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Reload this page Bible Versions

This lists the History of the Bible.


Topics this page:

  • Inerrancy
  • The Originals
  • In All Languages
  • English Versions
  • Truest Version
  • Missing Versions
  • Your comments???

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    Set screen The Doctrine of Biblical Inerrancy

      The original manuscripts many believe to be both inerrant and infallible because God the Holy Spirit superintended their writing. This belief is fundamental because without faith in that it is from God, nothing in the bible could be considered holy.

      But individual translations are certainly not inerrant. There are certain bibles named for their misprints:

      • The "Wicked Bible" is so-called because it omitted "not" from the 7th of the 10 Commandments. Whooopieee!
      • The "Vinegar Bible" is so-called because the 1717 edition mis-printed "vinegar" instead of "vineyard".
      • A 1795 misprint had "Let the children first be killed" instead of "filled" in Mark 7:27.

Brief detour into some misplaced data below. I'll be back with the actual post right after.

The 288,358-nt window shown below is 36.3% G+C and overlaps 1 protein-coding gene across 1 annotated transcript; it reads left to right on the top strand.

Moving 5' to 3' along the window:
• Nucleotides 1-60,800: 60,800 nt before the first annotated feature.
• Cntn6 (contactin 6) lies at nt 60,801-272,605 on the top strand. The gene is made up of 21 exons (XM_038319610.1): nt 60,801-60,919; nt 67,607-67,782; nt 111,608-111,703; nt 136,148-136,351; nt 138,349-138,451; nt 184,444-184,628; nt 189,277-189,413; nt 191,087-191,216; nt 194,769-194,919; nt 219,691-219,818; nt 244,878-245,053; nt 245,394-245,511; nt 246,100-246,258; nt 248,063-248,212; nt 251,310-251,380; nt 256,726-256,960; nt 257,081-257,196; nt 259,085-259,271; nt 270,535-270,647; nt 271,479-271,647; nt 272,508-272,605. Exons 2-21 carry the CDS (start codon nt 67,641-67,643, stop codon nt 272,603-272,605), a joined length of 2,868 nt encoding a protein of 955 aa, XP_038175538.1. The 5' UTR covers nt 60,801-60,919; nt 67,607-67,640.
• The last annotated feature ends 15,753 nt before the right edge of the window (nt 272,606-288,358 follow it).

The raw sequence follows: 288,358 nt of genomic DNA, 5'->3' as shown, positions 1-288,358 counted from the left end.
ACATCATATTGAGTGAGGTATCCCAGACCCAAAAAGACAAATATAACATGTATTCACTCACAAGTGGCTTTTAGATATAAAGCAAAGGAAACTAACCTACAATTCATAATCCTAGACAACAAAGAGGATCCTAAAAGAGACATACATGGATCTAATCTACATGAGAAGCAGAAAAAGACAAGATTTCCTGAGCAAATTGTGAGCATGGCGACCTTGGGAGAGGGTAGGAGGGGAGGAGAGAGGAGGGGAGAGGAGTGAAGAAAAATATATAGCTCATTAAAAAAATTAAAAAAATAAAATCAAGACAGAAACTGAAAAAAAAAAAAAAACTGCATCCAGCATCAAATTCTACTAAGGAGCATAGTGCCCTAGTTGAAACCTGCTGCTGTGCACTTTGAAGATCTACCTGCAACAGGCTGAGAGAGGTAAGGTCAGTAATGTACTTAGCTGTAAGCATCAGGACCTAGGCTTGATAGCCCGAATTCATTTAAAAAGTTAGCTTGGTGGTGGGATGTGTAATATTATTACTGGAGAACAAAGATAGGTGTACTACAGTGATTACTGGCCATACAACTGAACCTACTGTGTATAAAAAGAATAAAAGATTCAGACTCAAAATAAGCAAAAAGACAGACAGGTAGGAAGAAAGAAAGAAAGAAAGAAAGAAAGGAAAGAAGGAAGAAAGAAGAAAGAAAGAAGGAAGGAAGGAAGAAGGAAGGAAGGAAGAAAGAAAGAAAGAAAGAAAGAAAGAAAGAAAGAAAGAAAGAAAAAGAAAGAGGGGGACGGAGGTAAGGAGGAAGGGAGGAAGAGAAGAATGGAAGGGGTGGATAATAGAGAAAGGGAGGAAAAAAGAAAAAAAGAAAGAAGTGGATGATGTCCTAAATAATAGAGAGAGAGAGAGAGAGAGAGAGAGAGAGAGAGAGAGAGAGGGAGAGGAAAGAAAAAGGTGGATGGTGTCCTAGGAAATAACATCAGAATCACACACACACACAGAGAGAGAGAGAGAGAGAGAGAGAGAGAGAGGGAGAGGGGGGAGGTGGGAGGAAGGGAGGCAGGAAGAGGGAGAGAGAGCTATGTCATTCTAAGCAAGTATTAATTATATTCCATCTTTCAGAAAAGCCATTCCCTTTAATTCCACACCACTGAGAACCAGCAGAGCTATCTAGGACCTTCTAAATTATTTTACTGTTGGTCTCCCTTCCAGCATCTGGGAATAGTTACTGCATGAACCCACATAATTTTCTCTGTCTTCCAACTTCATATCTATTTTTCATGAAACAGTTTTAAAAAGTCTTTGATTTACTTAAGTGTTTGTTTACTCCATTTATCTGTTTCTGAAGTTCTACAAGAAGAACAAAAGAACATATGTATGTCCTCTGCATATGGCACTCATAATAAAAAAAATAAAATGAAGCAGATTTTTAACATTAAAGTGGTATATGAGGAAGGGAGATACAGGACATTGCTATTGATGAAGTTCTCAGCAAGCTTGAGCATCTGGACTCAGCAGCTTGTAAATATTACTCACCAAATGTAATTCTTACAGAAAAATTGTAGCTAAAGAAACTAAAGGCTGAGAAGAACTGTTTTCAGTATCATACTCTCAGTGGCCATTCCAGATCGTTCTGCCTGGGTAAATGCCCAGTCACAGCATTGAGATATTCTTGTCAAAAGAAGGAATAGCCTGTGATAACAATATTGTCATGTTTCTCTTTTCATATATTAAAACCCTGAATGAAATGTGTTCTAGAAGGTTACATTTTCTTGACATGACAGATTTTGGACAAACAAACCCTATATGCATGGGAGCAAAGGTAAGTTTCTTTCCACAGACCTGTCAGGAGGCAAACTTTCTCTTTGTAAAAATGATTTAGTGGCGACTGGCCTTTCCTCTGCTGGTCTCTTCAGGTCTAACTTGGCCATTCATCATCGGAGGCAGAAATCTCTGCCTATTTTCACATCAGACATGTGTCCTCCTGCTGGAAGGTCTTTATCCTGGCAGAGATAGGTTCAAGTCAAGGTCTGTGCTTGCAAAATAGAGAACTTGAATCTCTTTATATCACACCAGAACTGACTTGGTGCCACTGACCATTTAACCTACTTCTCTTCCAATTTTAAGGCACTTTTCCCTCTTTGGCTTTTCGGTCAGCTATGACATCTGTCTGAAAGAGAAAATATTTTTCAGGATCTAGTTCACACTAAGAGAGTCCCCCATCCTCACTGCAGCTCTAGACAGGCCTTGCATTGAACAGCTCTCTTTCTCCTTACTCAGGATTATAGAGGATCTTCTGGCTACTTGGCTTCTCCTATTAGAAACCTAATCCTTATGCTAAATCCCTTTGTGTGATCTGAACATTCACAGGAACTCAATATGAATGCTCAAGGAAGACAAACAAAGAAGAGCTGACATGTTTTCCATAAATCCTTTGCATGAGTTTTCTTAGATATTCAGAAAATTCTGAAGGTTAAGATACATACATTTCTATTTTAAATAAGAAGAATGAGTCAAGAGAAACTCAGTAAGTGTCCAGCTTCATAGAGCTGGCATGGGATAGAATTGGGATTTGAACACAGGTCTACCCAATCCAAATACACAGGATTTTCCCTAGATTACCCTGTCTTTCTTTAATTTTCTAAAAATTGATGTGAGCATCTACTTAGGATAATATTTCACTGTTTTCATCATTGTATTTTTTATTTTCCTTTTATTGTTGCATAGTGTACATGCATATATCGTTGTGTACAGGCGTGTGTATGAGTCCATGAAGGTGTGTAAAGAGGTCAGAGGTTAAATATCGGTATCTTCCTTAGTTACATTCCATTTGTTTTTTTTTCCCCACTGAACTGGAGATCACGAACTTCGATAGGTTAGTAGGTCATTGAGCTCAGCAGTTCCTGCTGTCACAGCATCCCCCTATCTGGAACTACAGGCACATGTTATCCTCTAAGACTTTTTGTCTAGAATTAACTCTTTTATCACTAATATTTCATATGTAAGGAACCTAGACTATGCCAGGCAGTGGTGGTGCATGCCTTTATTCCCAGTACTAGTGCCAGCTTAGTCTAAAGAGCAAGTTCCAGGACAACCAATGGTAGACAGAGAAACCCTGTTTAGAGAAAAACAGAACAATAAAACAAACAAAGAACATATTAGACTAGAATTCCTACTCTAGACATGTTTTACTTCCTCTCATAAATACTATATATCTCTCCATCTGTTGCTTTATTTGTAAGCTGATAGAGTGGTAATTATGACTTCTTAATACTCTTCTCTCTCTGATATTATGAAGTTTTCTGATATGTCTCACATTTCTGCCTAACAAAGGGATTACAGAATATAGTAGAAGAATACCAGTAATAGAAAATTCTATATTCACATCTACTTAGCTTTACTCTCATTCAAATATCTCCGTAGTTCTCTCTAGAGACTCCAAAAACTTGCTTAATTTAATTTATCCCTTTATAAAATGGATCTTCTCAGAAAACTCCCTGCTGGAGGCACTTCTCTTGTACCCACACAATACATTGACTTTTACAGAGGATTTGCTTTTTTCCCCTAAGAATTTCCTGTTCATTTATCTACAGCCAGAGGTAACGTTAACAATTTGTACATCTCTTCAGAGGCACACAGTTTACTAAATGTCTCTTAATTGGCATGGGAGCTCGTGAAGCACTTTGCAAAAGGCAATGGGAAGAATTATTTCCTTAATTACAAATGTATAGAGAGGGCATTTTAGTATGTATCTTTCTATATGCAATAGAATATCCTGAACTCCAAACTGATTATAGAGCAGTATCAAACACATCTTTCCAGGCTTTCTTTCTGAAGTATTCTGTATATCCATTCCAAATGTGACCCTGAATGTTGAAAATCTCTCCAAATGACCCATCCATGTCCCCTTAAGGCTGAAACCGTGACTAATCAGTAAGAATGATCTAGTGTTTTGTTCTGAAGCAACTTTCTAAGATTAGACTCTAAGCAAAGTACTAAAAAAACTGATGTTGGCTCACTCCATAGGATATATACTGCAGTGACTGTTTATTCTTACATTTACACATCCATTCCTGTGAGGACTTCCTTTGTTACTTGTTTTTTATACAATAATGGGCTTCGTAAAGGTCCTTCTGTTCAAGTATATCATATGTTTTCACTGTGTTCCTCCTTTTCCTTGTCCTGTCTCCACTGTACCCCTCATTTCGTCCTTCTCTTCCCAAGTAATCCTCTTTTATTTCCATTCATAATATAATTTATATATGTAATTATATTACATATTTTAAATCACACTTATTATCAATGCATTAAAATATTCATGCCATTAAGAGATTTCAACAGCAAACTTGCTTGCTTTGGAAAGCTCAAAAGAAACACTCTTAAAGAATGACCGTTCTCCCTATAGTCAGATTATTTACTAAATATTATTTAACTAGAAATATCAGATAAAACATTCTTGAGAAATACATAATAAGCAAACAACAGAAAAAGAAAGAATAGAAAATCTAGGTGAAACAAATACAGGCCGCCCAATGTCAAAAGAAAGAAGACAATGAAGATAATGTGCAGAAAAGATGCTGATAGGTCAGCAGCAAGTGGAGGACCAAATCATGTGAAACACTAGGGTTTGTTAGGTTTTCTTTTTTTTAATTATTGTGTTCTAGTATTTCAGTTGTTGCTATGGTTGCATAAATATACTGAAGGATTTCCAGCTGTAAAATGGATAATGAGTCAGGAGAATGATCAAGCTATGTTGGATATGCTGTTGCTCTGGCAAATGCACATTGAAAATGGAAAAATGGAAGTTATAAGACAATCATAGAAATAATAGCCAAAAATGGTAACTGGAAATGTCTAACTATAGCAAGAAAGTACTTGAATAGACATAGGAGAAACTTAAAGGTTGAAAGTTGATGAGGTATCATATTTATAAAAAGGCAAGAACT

• Another had "Printers [instead of princes] have persecuted me without a cause."
      • A 20th century misprint had "Women should be adorned in modern [rather than modest] apparel."


    Reformed Theological Seminary's virtual campus

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    Set screen The Originals

      The original manuscripts are no longer available.

      Nevertheless, copies of Hebrew, Greek, and Chaldee texts made (by hand) over the years show an amazing degree of similarity. The scrolls found preserved from 100 AD in the caves of Quram matched closely to scrolls from hundreds of years later.

      The oldest and most complete manuscript is the Hebrew Masoretic text in the Old Testament. It notes that the 2nd tablets God gave to Moses is in the Ark of the Covenant.

      Early Greek manascripts were written in scrolls of animal skin called "Codexes". The three prominant codexes available today are:

      1. Codex Vaticanus (found in 325 A.D), the earliest one kept at Vatican library.
      2. Codex Sinaiticus (found in 350 A.D), now kept at the British Museum in London.
      3. Codex Alexandrias (found in 5th century), now kept at the British Museum in London.